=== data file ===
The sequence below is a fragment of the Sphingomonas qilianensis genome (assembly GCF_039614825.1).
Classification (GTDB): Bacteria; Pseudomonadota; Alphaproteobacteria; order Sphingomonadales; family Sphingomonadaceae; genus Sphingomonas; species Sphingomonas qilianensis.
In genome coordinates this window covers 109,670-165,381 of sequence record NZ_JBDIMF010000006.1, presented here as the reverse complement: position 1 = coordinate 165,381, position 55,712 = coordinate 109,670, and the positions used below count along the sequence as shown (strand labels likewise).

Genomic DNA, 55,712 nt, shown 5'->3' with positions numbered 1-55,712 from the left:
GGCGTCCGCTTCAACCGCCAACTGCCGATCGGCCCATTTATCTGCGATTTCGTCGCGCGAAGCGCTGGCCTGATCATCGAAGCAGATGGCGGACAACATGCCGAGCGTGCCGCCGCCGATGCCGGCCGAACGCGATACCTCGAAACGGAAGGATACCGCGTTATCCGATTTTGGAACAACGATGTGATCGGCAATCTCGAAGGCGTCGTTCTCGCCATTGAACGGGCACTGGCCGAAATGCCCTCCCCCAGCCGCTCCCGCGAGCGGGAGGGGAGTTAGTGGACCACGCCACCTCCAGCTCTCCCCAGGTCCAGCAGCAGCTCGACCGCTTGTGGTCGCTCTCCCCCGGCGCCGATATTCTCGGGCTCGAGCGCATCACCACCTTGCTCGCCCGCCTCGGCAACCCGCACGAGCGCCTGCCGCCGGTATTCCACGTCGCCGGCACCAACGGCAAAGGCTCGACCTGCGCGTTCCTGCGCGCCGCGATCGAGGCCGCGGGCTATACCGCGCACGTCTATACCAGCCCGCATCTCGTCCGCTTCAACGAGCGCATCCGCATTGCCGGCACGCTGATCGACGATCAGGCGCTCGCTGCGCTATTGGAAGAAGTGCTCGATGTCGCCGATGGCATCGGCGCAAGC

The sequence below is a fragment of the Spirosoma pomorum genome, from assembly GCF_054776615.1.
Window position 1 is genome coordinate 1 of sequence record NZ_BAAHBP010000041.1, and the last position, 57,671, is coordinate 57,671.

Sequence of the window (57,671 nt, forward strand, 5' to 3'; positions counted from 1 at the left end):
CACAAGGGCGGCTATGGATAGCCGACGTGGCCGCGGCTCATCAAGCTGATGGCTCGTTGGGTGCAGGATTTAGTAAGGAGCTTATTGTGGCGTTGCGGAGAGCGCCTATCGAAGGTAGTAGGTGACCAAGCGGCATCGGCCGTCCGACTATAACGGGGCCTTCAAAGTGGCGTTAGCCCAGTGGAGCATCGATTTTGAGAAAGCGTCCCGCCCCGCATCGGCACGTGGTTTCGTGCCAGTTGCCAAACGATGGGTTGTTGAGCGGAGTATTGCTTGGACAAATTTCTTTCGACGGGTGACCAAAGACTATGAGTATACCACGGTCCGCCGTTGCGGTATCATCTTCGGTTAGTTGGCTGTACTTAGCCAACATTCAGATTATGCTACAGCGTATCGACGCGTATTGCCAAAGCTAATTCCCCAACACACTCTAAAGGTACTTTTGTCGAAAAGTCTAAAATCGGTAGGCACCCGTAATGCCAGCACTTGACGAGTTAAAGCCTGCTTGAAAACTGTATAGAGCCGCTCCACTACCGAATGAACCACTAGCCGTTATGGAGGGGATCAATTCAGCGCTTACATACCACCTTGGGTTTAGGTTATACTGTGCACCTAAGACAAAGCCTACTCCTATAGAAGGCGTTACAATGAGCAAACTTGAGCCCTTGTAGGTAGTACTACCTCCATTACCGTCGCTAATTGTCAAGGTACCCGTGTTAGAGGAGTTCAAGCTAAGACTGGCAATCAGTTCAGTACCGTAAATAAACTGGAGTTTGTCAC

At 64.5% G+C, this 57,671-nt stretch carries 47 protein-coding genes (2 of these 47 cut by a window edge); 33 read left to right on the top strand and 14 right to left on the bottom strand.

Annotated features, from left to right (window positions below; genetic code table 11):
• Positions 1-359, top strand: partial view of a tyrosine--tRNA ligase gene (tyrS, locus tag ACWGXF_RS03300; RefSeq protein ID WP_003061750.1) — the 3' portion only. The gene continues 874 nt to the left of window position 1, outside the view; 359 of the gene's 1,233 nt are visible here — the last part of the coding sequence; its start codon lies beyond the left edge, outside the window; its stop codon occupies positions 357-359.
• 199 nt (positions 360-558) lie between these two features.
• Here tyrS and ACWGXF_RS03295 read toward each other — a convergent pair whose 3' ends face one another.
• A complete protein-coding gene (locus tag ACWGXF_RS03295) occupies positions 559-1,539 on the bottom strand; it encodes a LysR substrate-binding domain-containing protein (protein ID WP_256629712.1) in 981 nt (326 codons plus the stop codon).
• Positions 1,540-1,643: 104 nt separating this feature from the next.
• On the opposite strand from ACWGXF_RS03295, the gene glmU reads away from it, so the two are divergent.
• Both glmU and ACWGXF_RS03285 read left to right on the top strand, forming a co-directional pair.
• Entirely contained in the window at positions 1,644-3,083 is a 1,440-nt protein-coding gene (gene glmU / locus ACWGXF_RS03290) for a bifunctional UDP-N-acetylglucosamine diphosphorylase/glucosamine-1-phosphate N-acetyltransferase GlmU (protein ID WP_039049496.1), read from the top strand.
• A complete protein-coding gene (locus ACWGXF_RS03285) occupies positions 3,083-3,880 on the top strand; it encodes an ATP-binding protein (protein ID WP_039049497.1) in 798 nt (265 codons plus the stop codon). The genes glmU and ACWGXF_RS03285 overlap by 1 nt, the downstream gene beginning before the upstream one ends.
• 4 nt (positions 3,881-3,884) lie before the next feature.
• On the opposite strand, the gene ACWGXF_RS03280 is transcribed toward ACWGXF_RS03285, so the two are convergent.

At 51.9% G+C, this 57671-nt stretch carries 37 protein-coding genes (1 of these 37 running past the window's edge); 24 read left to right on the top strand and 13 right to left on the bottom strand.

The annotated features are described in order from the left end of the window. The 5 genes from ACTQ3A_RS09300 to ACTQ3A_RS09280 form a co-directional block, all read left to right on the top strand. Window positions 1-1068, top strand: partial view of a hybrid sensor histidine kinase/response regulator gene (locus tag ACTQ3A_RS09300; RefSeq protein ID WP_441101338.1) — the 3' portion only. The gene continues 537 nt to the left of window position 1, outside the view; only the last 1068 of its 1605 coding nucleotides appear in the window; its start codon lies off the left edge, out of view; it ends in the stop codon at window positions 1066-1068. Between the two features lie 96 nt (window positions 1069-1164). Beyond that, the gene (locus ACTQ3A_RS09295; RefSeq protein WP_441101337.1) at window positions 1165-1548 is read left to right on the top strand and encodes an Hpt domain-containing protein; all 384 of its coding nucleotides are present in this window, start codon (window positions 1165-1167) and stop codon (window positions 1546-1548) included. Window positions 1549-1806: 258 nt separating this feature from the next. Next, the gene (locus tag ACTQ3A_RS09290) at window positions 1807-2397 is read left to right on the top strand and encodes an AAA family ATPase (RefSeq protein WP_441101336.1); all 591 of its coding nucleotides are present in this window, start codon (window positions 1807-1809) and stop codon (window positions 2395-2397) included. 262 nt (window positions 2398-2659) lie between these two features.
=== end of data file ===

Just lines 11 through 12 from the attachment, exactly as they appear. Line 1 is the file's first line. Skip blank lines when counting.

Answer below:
Annotated features, from left to right (window positions below; genetic code table 11):
• Positions 1-359, top strand: partial view of a tyrosine--tRNA ligase gene (tyrS, locus tag ACWGXF_RS03300; RefSeq protein ID WP_003061750.1) — the 3' portion only. The gene continues 874 nt to the left of window position 1, outside the view; 359 of the gene's 1,233 nt are visible here — the last part of the coding sequence; its start codon lies beyond the left edge, outside the window; its stop codon occupies positions 357-359.